The latest water samples collected from Quesnel River off the Likely Bridge between Nov. 27 and Dec. 15, 2014, and Quesnel River off the Gravelle Ferry Bridge between Nov. 26 and Dec. 17, 2014, are consistent with previous results, according to a Ministry of Environment press release on Jan. 13.
Results for water quality at both sample sites show turbidity levels above the British Columbia drinking water guidelines and total aluminum above Health Canada drinking water guidelines
Results for water quality from the Quesnel River off the Gravelle Ferry Bridge show exceedances for total suspended solids, total iron and total phosphorus.
According to Health Canada, there is no evidence of adverse health effects for aluminum at levels above the guidelines. Iron and phosphorus drinking water guidelines are based on staining and taste, not health effects.
The Gravelle Ferry Bridge site is also subject to influence from several small tributaries and the Cariboo River. All E.coli results meet the provincial drinking water guidelines.
Results for aquatic life at both sample sites show total copper levels and dissolved aluminum above the chronic and acute water quality guidelines.
Additionally, results collected from Quesnel River off the Gravelle Ferry site show exceedances for total phosphorus and total chromium above acute water quality guidelines.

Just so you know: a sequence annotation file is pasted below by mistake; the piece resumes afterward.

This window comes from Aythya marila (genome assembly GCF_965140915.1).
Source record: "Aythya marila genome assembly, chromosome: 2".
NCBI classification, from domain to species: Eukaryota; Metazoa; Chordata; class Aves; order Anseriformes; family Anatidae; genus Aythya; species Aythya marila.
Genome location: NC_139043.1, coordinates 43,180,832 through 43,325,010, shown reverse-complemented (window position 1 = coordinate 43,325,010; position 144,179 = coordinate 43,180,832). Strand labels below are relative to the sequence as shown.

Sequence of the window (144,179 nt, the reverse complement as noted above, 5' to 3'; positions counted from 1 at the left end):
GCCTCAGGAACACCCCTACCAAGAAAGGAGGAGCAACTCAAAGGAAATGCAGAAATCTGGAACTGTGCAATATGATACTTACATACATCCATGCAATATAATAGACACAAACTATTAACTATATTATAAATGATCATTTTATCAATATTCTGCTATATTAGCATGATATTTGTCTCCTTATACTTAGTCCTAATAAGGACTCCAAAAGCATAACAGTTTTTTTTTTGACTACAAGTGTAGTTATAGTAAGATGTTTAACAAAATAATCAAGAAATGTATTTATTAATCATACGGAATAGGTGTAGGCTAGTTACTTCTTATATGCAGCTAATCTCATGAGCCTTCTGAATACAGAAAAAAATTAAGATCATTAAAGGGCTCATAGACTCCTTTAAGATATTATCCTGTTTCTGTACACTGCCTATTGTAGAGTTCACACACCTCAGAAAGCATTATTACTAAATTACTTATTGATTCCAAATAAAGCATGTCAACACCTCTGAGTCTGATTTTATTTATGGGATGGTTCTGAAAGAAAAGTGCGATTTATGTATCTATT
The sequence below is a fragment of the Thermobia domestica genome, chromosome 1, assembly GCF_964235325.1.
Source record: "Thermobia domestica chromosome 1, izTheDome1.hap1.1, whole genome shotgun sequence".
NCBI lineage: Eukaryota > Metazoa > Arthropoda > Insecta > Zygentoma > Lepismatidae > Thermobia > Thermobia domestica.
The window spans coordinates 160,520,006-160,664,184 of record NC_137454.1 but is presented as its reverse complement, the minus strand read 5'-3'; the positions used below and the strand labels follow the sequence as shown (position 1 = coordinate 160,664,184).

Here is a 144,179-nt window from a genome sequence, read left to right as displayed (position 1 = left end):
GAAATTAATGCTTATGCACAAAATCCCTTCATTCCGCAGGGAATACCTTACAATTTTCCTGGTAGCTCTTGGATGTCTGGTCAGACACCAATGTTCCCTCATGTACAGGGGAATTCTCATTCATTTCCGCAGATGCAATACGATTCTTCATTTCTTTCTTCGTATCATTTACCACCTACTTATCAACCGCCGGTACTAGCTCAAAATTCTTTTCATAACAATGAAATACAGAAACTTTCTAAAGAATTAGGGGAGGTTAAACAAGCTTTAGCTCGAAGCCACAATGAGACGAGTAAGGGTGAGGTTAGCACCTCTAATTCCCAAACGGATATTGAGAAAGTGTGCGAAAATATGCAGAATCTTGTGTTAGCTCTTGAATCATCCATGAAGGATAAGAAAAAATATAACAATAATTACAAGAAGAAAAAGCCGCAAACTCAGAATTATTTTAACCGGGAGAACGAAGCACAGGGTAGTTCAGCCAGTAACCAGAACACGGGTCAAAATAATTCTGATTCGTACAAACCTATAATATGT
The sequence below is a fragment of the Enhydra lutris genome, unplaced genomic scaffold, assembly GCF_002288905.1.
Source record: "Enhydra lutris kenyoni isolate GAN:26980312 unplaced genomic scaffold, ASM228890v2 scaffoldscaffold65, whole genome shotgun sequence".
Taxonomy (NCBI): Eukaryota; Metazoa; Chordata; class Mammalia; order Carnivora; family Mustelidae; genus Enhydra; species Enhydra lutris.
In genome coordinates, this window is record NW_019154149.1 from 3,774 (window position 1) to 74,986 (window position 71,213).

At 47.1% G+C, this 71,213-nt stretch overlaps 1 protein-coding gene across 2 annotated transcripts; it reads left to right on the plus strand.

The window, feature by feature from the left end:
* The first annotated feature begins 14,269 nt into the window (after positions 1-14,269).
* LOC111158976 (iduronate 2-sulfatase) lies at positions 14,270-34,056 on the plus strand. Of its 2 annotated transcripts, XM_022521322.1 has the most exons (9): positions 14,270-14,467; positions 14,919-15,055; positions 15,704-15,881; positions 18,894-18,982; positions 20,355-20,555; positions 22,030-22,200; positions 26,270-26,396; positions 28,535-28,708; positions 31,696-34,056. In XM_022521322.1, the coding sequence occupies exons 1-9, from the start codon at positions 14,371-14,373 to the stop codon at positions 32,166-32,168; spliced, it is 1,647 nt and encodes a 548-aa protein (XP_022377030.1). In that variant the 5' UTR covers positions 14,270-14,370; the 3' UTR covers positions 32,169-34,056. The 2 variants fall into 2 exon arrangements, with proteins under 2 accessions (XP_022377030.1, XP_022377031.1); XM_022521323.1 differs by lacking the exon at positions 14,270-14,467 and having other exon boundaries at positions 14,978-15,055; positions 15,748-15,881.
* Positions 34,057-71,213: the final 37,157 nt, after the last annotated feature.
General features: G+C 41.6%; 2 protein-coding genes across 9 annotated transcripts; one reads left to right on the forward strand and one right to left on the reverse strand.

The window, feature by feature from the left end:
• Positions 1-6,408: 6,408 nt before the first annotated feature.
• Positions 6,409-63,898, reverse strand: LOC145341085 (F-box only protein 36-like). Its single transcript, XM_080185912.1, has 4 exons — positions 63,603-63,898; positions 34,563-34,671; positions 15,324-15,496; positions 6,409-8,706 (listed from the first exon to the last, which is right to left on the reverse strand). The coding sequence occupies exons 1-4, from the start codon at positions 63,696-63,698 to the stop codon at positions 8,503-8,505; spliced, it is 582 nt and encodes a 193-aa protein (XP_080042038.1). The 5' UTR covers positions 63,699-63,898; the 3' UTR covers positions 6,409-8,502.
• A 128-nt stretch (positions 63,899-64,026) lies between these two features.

Long-term monitoring and testing is necessary to help better determine and understand any potential long-term impacts to aquatic life.
Interior Health reaffirms that all chemical sampling on surface water located outside the impact zone meets safety guidelines.
Residents using surface water are advised to treat water for pathogens (germs) found naturally in surface water.
Residents unable to treat their water should boil all water used for drinking, washing fresh fruits and vegetables and making ice for one minute or use water from an alternative potable water source.
As a result of the annual fall overturn of the lake, samples collected at both sites continue to indicate increased turbidity into the winter. Fall overturn occurs when warm surface water of the lake cools allowing the cooler and deeper waters to mix with the surface water of the lake, creating a more uniform state within the lake.
Mount Polley Mining Corporation will deliver water and install finer filters to residents drawing water from Quesnel Lake during this period of high turbidity.
Both sample sites are part of the federal/provincial trend monitoring program and are sampled on a regular basis.
All test results have been shared with local First Nations, the First Nations Health Authority, Interior Health and the Cariboo Regional District.
All results and explanations are publicly available on the Ministry of Environment’s dedicated Mount Polley site: http://www.env.gov.bc.ca/eemp/incidents/2014/mount-polley.htm.